Do You Need Business Insurance To Rent An Office
If you’re looking to rent an office, you should also look into business insurance. Whether or not you expect to have clients come visit you, it’s still a good idea to protect yourself. And your landlord may require it anyway.
Many commercial landlords require you to provide proof of coverage before they will offer you a lease or allow you to move in. The most common requirement is a commercial general liability policy that will cover damage that you to do to the building or the property of the other business owners. The same commercial general liability policy will also usually cover damage or theft caused by people you invite to the building to the landlord or the other businesses.
Let’s say you buy a coffee pot, and it shorts out and causes a large fire. The landlord may sue you for damage to the building, the other businesses may sue you for damage to their property, and both may sue you for lost income while the building is unusable. These could all be viable claims if your negligence caused the fire or some other accident.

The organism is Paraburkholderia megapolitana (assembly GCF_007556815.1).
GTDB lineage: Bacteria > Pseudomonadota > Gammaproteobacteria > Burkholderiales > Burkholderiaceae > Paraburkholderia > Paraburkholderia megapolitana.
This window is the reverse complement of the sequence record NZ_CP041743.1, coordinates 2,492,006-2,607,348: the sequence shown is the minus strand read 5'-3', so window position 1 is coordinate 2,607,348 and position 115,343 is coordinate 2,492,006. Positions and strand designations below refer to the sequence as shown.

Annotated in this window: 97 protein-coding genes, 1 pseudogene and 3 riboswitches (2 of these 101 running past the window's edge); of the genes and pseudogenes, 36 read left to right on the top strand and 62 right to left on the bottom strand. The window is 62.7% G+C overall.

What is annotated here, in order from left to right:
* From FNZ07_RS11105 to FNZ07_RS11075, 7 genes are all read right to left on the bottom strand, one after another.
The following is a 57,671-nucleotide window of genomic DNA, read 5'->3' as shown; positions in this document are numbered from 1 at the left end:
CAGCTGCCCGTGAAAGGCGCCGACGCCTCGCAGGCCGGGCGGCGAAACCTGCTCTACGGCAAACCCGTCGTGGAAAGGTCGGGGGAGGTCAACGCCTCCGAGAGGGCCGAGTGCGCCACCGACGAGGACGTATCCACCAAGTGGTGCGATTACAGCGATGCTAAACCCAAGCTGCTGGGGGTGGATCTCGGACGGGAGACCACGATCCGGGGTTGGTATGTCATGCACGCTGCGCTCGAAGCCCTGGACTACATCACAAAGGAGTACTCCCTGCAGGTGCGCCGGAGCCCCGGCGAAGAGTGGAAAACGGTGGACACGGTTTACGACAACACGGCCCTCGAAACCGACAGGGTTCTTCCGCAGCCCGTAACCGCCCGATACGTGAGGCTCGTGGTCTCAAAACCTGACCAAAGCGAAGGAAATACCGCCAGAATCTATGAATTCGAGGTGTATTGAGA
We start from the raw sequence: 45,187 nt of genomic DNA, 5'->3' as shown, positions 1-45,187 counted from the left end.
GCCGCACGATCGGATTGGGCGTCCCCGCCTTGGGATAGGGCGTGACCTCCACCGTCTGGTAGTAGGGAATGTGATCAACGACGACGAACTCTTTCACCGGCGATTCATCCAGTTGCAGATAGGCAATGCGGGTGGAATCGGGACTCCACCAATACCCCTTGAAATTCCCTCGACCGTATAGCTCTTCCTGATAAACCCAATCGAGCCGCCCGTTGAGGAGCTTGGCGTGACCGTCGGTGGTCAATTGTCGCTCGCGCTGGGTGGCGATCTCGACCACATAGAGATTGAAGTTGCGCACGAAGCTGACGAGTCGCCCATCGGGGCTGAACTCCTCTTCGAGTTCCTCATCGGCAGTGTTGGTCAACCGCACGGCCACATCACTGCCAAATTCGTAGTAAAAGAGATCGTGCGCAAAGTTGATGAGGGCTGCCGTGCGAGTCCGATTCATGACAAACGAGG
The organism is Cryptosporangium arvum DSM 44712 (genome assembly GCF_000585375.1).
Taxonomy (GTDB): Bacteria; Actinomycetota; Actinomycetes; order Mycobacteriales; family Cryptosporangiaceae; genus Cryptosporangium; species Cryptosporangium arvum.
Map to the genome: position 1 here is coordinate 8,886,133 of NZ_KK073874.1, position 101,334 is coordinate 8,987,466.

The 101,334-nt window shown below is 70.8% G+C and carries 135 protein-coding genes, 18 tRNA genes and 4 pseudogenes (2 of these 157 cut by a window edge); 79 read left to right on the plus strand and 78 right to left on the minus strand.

To protect your business, you probably want to carry insurance even if your landlord doesn’t force you to.
Now assume a client who had an appointment with you slipped on coffee spilled on the tile floor and had to go to the hospital. Maybe it was your fault. Maybe it wasn’t your fault. Either way, the client can sue you, unless you figure out whose coffee it was. Maybe you’ll eventually win in court, but will still have to pay for a lawyer.
This type of scenario is real. It’s also why you shouldn’t think nothing will happen that could get you sued in a “safe” office.
After you’ve guarded against lawsuits, it’s time to protect your own belongings. Adding property coverage to your business insurance policy can give you protection against theft and accidental damage. Be sure to read the policy carefully, as there may be separate limits on such items as computers and software. You also want to make sure that your total business insurance package covers anything that could reasonably happen without gaps.